Cycling in all its forms has been one of the surprise winners of the coronavirus lockdown. This year, governments around Europe have already invested more than €1bn in new infrastructure spending directed at cycling and more is expected thanks to Europe’s massive green investment plans aimed at stimulating the economy.
The Bank of England (BoE) sent shivers through the banking system on Monday (12 Oct) when it wrote to UK banks asking them how ready their financial systems and infrastructure were for a potential move to zero or even negative interest rates.
Britain’s central bank cut UK interest rates to a record low of 0.1% in March and is now investigating the key structural challenges to moving to negative interest rates. The UK’s banks have a parlous record when it comes to technology failures and the BoE was keen to understand the technology challenges the move might present and if banks had any “short-term solutions or workarounds”.
A move to zero rates or beyond will be a costly one for banks and building societies but it’s unlikely to impact most UK consumers; fixed-rate mortgages won’t change while variable-rate contracts generally state that borrowers will never pay less than zero. Institutions and high-net-worth savers might be charged to deposit their money which would, in theory, incentivise investing or spending over saving.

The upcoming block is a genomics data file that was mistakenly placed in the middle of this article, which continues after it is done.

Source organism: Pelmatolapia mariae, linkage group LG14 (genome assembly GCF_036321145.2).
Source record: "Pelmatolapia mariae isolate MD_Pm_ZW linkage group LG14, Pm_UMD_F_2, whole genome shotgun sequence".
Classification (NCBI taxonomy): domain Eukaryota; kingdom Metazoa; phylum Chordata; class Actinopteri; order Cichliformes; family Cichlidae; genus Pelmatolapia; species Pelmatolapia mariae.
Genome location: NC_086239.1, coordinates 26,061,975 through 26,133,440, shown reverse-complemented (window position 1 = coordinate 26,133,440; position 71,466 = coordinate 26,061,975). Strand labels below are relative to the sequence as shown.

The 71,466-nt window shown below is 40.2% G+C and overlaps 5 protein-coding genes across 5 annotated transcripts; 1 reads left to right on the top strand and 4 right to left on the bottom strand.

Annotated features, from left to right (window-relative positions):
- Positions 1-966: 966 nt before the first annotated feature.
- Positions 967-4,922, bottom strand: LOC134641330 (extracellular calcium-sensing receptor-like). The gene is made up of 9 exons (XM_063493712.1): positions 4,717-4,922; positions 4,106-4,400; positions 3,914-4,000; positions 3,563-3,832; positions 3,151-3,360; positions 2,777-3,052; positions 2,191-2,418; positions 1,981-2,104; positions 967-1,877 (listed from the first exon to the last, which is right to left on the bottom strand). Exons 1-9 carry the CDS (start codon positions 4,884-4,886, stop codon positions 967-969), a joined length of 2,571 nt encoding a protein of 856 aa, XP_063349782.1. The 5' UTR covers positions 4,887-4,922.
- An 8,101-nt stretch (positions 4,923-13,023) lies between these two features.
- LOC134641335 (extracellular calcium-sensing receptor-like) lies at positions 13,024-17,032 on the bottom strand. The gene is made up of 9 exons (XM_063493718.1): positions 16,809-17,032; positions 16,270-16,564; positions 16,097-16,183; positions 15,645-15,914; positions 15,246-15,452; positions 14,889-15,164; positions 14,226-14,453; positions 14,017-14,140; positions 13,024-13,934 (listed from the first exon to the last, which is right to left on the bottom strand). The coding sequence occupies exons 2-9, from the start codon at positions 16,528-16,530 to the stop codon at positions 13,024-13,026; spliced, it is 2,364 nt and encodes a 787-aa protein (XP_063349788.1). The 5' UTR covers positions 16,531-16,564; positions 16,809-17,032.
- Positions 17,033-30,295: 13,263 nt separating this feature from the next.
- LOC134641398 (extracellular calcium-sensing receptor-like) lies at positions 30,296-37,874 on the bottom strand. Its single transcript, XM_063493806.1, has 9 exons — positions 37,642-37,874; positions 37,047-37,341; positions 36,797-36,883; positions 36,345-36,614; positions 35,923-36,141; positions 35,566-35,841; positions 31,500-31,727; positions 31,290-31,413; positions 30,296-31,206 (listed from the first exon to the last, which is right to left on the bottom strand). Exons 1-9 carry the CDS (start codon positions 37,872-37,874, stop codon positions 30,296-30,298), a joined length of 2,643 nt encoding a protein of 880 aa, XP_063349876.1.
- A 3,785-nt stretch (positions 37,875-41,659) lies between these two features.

Shares in the US chip maker, Xilinx, rallied north of 14% on Friday (9 Oct) after the Wall Street Journal published details of an intended $30bn takeover from the leading California-based chip maker Advanced Micro Systems (AMS).
According to reports, an agreement might even be announced this week. Xilinx makes field programmable gate array (FPGA) chips, which it pioneered back in the 1980s, that are mainly used in communications, data centres, industrial and defence applications. So far, AMS has focused on becoming a leading player in chips for game consoles, PCs and servers but it now has its sights on the lucrative data centre market among others.
The deal, if completed, will help AMS to further challenge Intel for dominance of key market segments while Xilinx is also a keen competitor to NVIDIA in the AI space.
The acquisition is the latest in the chip market following the $21bn acquisition of Maxim by Analog Devices and a $40bn takeover of the UK’s Arm Holdings by NVIDIA in recent months.